Matteo Ciambelli/INPHO Ireland U20s celebrate.
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Ireland U20s withstand second-half surge to keep back-to-back Grand Slam ambitions alive
Richie Murphy’s side ran out 44-27 victors over Italy at the Stadio Comunale Di Monigo.

Italy 27

Ireland 44

Daire Walsh reports

THE IRELAND U20s withstood a powerful second-half surge from Italy at Stadio Comunale Di Monigo tonight to keep their quest for back-to-back Grand Slam titles very much alive.

A full 19 points in front at the break, Ireland were pegged back on the resumption with their lead standing at 37-27 heading into the closing 10 minutes of a pulsating Six Nations affair. Yet Richie Murphy’s youngsters ultimately held firm and a late try courtesy of replacement Rory Telfer ensured they have now recorded three consecutive wins in this year’s tournament.

Coming into the contest on the back of victories against Wales and France, defending champions Ireland took less than four minutes to edge in front at the Treviso venue. After Sam Prendergast opted for touch off an attacking penalty, No 8 Brian Gleeson dotted down off the subsequent set-piece move.

Kildare native Prendergast comfortably added the bonuses to give the visitors a seven-point cushion, but Italy came roaring into the contest when hooker Giovanni Quattrini touched down from a line-out maul of their own in the 13th-minute.

Although Giovanni Sante’s miscued bonus strike kept Ireland in the ascendancy, they were eager to reinforce their authority. It was Prendergast’s half-back partner Fintan Gunne who managed to do just that moments after Quattrini had gotten his name on the scoresheet.

The former St Michael’s College student kept his cool to run through unopposed for a converted try, with the majority of the French rearguard seemingly thinking the play had stopped.

Prendergast and Sante proceeded to trade penalties during the second-quarter, in advance of the former providing the foundations for Ireland’s third try with a superb 50/22 kick to touch.

This helped Ireland to ramp up the pressure on the Italian defence and blindside flanker James McNabney eventually drove over the line in fine style. Prendergast once again supplied the extras to this score and also split the uprights off a stoppage-time place-kick to give the defending champions a 27-8 interval cushion.

This had them in pole position for another massive victory in their bid for Championship supremacy, but the resolute Italians kept themselves in contention over the course of a blistering third-quarter of action. Both teams had been using their line-outs to good effect and Jacopo Botturi was the latest beneficiary of an intricate attacking maul seven minutes after the resumption.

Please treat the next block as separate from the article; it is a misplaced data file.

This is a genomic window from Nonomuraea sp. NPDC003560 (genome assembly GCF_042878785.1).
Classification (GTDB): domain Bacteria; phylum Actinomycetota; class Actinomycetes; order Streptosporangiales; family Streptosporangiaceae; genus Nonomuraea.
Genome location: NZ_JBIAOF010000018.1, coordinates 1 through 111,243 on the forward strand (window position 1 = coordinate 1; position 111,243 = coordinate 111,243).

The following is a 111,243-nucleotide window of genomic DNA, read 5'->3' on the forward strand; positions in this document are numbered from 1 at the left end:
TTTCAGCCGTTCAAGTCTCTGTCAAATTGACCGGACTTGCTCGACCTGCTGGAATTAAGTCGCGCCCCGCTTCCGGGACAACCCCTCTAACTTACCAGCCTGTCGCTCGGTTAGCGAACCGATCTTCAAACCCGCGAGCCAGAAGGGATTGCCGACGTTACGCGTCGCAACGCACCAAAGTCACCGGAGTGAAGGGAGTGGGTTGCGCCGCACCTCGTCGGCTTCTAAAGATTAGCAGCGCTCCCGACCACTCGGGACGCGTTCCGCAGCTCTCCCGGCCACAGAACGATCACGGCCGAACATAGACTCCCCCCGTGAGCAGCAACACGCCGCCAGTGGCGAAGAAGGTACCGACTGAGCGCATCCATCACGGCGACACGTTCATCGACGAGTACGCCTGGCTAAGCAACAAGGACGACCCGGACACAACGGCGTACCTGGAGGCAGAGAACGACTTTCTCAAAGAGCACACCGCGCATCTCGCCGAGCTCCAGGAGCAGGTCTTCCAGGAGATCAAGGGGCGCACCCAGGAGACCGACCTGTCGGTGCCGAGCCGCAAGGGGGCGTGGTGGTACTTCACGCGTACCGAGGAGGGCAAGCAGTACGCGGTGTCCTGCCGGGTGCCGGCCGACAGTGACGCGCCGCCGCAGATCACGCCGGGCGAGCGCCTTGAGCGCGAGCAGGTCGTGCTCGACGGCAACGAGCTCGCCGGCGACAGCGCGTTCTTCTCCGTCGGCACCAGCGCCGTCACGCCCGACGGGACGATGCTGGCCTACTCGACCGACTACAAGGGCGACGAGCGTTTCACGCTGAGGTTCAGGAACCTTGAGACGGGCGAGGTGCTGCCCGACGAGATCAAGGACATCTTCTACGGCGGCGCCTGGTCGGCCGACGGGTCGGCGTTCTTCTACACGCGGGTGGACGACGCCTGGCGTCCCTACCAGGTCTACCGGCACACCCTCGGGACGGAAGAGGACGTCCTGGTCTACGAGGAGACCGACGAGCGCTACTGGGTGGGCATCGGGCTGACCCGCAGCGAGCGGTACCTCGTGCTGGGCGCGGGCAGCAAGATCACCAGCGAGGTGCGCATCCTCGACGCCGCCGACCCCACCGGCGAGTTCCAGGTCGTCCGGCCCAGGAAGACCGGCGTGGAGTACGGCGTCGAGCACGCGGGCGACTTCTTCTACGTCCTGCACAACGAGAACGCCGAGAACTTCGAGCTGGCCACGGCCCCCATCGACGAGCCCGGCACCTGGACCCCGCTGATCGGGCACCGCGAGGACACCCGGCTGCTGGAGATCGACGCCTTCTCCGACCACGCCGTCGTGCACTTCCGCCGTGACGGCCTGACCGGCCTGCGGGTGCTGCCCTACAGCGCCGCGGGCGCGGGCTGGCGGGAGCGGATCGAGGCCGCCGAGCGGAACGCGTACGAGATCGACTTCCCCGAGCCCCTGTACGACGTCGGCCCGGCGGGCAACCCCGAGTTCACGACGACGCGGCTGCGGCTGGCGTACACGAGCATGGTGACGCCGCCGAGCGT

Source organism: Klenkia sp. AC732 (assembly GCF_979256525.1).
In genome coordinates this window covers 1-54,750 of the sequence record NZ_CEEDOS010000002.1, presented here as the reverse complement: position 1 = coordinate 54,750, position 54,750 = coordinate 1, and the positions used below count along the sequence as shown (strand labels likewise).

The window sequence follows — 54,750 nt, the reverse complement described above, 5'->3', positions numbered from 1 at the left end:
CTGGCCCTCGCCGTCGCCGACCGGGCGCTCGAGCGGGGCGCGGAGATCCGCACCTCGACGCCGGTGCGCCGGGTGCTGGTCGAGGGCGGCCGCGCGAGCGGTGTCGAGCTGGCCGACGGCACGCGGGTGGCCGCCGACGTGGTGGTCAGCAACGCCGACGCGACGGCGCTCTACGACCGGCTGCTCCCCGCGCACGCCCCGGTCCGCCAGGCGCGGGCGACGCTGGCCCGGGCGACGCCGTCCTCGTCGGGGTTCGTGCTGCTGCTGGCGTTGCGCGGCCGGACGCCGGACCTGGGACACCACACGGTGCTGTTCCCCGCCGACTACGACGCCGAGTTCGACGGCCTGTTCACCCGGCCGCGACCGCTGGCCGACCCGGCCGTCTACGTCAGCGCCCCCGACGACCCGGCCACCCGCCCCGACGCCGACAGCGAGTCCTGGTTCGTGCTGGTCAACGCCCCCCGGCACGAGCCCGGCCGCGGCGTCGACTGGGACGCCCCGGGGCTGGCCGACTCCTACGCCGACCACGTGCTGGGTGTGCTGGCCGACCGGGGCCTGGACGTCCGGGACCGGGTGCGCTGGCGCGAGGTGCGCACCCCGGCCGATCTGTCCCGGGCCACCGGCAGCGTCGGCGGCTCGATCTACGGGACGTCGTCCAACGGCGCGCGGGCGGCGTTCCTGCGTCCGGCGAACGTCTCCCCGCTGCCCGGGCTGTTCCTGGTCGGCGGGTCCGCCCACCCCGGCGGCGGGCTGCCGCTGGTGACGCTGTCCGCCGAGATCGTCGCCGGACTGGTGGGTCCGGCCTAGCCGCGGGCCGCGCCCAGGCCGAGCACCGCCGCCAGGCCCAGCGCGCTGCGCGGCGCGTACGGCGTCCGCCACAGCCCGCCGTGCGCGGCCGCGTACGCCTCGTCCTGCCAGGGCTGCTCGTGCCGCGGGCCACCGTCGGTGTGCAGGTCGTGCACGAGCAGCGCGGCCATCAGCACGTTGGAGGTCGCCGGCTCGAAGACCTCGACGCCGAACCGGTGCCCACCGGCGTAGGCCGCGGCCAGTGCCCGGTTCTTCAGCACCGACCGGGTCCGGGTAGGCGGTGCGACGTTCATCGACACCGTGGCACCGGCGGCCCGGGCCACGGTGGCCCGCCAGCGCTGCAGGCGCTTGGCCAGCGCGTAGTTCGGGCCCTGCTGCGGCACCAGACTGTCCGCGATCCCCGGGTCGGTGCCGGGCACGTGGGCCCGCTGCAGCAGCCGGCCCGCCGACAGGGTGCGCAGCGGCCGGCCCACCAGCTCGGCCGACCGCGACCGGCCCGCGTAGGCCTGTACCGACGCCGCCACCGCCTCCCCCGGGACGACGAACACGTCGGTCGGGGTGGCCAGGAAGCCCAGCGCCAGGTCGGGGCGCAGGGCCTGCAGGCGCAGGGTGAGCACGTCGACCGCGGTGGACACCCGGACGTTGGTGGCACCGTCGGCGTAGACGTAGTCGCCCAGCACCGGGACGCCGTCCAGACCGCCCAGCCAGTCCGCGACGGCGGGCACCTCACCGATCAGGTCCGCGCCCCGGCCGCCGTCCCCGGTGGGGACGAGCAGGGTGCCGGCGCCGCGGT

The bustling back-row broke free to touch down for his side’s second try of the evening and an outstanding Sante conversion brought the Irish’s buffer down to 12 points. Order appeared to have been restored when outside centre Hugh Cooney grabbed a try at the end of a multi-phase move – Prendergast was once again on hand to convert – but the Italians came back to life in clinical fashion on 59 minutes.

Following his early introduction for winger Mathias Leon Douglas, Filippo Bozzoni was making a strong impression in Italy’s back line. He broke into the Irish half with a lung-bursting run, before passing out wide for full-back Francois Carlo Mey to dive over on the left-flank.

Although there was still a sizeable gap between the sides, Prendergast opted for the posts with 14 minutes left on the clock as he sought to create further daylight on the scoreboard. This proved to be a smart decision by the Leinster Academy prospect as his three-pointer was immediately followed by another maul try from Italy’s replacement hooker Nicholas Gasperini.

This secured a try bonus for the hosts, but Ireland made sure this was their sole consolation from the game in the end. Following a patient attack inside the Italian ’22’, Teller was on hand to cross over in the left-corner and an eighth successful kick off the tee from Prendergast sealed a 17-point triumph for Ireland.

Italy Scorers

Tries: Giovanni Quattrini, Jacopo Botturi, Francois Carlo Mey, Nicholas Gasperini

Conversions: Giovanni Sante [2 from 3], Simone Brisighella [0 from 1]

Penalties: Giovanni Sante [1 from 1]

Ireland Scorers

Tries: Brian Gleeson, Fintan Gunne, James McNabney, Hugh Cooney, Rory Telfer

Conversions: Sam Prendergast [5 from 5]

Penalties: Sam Prendergast [3 from 3]

ITALY: Francois Carlo Mey; Alessandro Gesi, Dewi Passarella, Nicola Bozzo, Mathias Leon Douglas (Filippo Bozzoni ’27); Giovanni Sante (Simone Brisighella ’66), Sebastiano Battara (Valerio Siciliano ’72); Destiny Ugiagbe Aminu (Samuele Taddei ’72), Giovanni Quattrini (Nicholas Gaspreini ’66), Marcos Francesco Gallorini (Alex Valentino Artuso ’79); Alex Mattioli, Pietro Turrisi (Enrico Pontarini ’57); Carlos Berlese Lizardo (Filippo Lavorenti ’50), David Odiase, Jacopo Botturi.

IRELAND: Henry McErlean; James Nicholson, Hugh Cooney (Harry West ’76), John Devine (Rory Telfer ’66), Hugh Gavin; Sam Prendergast, Fintan Gunne (Oscar Cawley ’76); George Hadden (George Morris ’61), Gus McCarthy (Danny Sheahan ’80), Paddy McCarthy (Fiachna Barrett ’71); Diarmuid Mangan, Conor O’Tighearnaigh; James McNabney, Ruadhán Quinn (Evan O’Connell ’57), Brian Gleeson (Jacob Sheahan ’69).

Referee: Hollie Davidson (SRU)

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